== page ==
Every gun on our streets starts somewhere, and the overwhelming majority have their origins in the legal marketplace.

Understanding how guns — particularly those that have been diverted from legal commerce to the illegal market — make their way to crime scenes is essential to crafting evidence-based solutions to gun violence.

A critical piece of understanding and intervening in this diversion path begins with identifying problematic gun dealers.

Crime gun dealers engage in behaviors that facilitate the diversion of guns to the criminal market, such as selling to straw purchasers, bulk or repeat sales to gun traffickers, and selling guns off the books.


We know that 90% of crime guns can be traced back to just 5% of gun dealers.

But since 2003, the Tiahrt Amendment, passed at the behest of the gun lobby, has limited the Bureau of Alcohol, Tobacco, Firearms, and Explosives (ATF) from publicly disclosing crime gun trace information. Over time, the Tiahrt Amendment has been interpreted to shield the most negligent gun dealers from public scrutiny while also depriving the public of key data to help stem the flow of illegal guns.

That's why our Combating Crime Guns program has used Freedom of Information Act (FOIA) requests and state and local gun tracing information to uncover trends in crime gun trace data.

In 2023, we released the most important gun trace dataset the public had seen in decades, examining trends in crime gun trace data secured in Pennsylvania. In 2024, we took this a step further, securing data on the top crime gun dealers in all of the U.S. This data is the clearest look we’ve had in two decades as to which gun dealers sell the most crime guns.

  • PA park

    Uncovering The Truth About Pennsylvania Crime Guns

    We have used Pennsylvania's Gun Tracing Analytics Platform and the Bureau of Alcohol, Tobacco, Firearms, and Explosives’ (ATF) listing of federal firearm licensees to uncover trends in crime gun trace data — finding that a small number of gun dealers in Pennsylvania appear to be responsible for a large portion of the crime guns recovered by law enforcement in the state.

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  • Gun store sign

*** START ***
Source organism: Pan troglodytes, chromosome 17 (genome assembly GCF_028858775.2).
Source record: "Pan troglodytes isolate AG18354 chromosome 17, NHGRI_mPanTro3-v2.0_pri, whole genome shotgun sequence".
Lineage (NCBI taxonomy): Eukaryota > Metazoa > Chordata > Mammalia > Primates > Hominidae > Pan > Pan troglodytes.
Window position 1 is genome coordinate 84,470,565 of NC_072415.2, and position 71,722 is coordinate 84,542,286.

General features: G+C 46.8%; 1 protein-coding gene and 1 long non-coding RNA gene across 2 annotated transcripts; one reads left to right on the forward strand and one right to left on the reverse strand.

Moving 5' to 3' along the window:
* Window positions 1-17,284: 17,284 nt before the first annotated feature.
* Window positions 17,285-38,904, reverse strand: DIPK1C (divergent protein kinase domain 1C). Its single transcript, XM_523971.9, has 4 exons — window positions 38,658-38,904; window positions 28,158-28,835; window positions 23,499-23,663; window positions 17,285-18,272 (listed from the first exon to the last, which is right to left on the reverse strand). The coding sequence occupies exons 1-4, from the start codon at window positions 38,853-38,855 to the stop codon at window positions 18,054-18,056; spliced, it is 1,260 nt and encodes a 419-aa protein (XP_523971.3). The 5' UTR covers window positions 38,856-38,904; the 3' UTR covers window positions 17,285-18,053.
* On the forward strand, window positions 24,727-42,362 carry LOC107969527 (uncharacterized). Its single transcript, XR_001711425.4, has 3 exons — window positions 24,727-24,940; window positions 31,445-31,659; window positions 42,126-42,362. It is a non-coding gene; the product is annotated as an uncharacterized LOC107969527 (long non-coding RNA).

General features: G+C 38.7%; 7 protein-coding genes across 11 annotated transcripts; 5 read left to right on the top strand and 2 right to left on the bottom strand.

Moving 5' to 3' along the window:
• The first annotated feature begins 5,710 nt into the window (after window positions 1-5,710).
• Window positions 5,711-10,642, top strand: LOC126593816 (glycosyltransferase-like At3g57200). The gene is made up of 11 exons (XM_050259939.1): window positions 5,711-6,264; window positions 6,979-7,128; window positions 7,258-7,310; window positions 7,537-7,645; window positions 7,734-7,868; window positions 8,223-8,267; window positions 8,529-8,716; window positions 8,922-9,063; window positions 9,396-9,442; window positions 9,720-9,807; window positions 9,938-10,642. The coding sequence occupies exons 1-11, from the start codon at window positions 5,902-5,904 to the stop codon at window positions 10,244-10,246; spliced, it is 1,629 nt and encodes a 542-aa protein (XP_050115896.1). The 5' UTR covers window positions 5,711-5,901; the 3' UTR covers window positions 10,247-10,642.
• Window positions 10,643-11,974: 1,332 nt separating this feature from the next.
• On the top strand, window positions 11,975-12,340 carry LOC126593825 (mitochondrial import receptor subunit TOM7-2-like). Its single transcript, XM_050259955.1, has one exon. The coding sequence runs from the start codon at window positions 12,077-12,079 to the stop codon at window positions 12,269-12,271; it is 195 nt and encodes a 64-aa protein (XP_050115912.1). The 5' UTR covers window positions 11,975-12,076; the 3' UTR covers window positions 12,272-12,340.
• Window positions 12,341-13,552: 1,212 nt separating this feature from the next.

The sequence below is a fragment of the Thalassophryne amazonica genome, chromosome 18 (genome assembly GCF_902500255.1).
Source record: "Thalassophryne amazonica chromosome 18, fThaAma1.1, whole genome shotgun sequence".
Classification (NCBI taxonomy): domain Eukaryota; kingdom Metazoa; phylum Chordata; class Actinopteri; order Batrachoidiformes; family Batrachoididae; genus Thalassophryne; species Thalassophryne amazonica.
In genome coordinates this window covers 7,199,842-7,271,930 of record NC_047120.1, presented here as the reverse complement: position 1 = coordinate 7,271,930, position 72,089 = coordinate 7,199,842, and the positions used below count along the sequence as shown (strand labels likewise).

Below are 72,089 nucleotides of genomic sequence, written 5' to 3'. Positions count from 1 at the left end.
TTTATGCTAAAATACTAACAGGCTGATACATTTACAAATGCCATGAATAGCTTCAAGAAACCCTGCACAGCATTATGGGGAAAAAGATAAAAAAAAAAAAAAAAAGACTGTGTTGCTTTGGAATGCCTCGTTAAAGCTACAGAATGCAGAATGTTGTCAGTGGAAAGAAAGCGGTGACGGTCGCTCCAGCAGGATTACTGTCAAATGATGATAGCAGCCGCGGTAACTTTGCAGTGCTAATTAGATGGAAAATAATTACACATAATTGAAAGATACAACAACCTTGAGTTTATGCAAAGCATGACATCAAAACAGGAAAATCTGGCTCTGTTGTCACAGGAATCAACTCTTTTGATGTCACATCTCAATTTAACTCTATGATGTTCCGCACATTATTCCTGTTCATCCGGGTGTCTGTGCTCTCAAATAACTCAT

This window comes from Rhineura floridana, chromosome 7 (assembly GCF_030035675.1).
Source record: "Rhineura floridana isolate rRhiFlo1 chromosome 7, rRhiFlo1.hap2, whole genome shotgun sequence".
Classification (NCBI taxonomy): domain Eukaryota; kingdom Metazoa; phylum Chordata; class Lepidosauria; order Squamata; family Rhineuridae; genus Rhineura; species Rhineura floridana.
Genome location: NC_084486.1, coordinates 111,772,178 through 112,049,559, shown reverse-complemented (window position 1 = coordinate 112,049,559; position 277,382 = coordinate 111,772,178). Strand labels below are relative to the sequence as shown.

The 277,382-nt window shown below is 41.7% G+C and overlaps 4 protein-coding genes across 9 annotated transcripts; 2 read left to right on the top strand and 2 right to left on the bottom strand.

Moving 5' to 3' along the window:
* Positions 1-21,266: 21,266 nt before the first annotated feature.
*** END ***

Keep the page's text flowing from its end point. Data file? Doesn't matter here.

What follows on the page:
The Suppliers of America's Gun Violence Epidemic

    In an effort to better understand how guns make their way from the legal marketplace to ultimately being used in crime, Brady has used Freedom of Information Act (FOIA) requests to gain access to the list of federal firearm dealers subject to the ATF's Demand Letter 2 (DL2) program. The Demand Letter 2 program was created to identify firearms dealers that sell the most crime guns and to aid law enforcement investigations.

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In addition to obtaining crime gun trace data, our Combating Crime Guns program works to identify gun stores cited for breaking the law. ATF’s internal goal is to inspect each dealer once every three years; however, ATF’s oversight of these dealers is limited — with most dealers only being inspected once a decade.

The public lacks transparency into which gun stores are violating our public safety laws and whether law enforcement is doing anything about it. That’s why Brady spent years filing Freedom of Information Act (FOIA) requests and fighting in court to secure more than 3,400 federal — and counting — inspection reports from ATF.

The Enhanced Inspections Initiative

Brady’s Enhanced Inspections Initiative provides state and local authorities with the tools necessary to optimize their gun dealer inspection processes. State and local gun industry oversight is necessary because ATF inspects only about 5% to 7% of federal firearms licensees (FFLs) each year and even when ATF does inspect an FFL, it often fails to adequately enforce the law — while more than half of ATF inspections find violations, only 1.3% of inspections result in ATF revoking the dealer’s license.

Using the ATF inspection data we obtained through FOIA requests and litigation, Brady has derived a method for identifying key characteristics of dealers more likely to violate the law. Our method is 4.5 times more likely to identify a non-compliant dealer than random selection. We expect its accuracy to increase as we gain access to more data.

Brady is working to integrate this proprietary data-analytics tool into state and local inspection processes, allowing authorities to focus their limited resources on dealers who are more likely to be violating the law.

Gun Store Transparency Project


Gun Store Transparency Project
The largest database of ATF gun store inspection reports ever released to the public.

We're exposing never-before-released ATF records that identify gun stores cited for breaking the law and potentially fueling the supply of crime guns in America. Enter a zip code and find cited violations among gun stores in your area and across the country.

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    Encouraging firearm businesses to adopt safe and responsible practices

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    Working with local community members to reduce gun violence by stemming the flow of crime guns

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